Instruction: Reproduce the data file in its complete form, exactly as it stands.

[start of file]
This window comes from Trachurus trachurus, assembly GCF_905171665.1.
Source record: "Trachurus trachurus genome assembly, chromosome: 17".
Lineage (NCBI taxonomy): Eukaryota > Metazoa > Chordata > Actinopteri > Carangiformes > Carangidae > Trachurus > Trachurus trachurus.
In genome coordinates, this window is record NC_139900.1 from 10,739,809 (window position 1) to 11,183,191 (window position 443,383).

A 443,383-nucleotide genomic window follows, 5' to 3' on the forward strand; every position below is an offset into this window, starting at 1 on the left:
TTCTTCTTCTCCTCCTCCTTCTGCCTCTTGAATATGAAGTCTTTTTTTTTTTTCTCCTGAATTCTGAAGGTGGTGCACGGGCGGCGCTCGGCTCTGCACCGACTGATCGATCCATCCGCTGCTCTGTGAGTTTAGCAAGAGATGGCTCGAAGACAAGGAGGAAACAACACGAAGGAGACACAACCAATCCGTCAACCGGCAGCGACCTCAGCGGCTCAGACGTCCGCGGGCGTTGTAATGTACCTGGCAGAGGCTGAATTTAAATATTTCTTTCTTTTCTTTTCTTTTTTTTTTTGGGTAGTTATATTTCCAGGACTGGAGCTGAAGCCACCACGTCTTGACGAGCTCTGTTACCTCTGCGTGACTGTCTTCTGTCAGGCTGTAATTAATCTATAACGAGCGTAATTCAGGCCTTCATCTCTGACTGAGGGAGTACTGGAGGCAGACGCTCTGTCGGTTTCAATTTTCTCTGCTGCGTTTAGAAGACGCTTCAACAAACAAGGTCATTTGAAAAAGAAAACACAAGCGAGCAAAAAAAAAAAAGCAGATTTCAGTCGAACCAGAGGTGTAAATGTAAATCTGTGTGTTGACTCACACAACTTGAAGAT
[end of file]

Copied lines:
This window comes from Trachurus trachurus, assembly GCF_905171665.1.
Source record: "Trachurus trachurus genome assembly, chromosome: 17".
Lineage (NCBI taxonomy): Eukaryota > Metazoa > Chordata > Actinopteri > Carangiformes > Carangidae > Trachurus > Trachurus trachurus.
In genome coordinates, this window is record NC_139900.1 from 10,739,809 (window position 1) to 11,183,191 (window position 443,383).

A 443,383-nucleotide genomic window follows, 5' to 3' on the forward strand; every position below is an offset into this window, starting at 1 on the left:
TTCTTCTTCTCCTCCTCCTTCTGCCTCTTGAATATGAAGTCTTTTTTTTTTTTCTCCTGAATTCTGAAGGTGGTGCACGGGCGGCGCTCGGCTCTGCACCGACTGATCGATCCATCCGCTGCTCTGTGAGTTTAGCAAGAGATGGCTCGAAGACAAGGAGGAAACAACACGAAGGAGACACAACCAATCCGTCAACCGGCAGCGACCTCAGCGGCTCAGACGTCCGCGGGCGTTGTAATGTACCTGGCAGAGGCTGAATTTAAATATTTCTTTCTTTTCTTTTCTTTTTTTTTTTGGGTAGTTATATTTCCAGGACTGGAGCTGAAGCCACCACGTCTTGACGAGCTCTGTTACCTCTGCGTGACTGTCTTCTGTCAGGCTGTAATTAATCTATAACGAGCGTAATTCAGGCCTTCATCTCTGACTGAGGGAGTACTGGAGGCAGACGCTCTGTCGGTTTCAATTTTCTCTGCTGCGTTTAGAAGACGCTTCAACAAACAAGGTCATTTGAAAAAGAAAACACAAGCGAGCAAAAAAAAAAAAGCAGATTTCAGTCGAACCAGAGGTGTAAATGTAAATCTGTGTGTTGACTCACACAACTTGAAGAT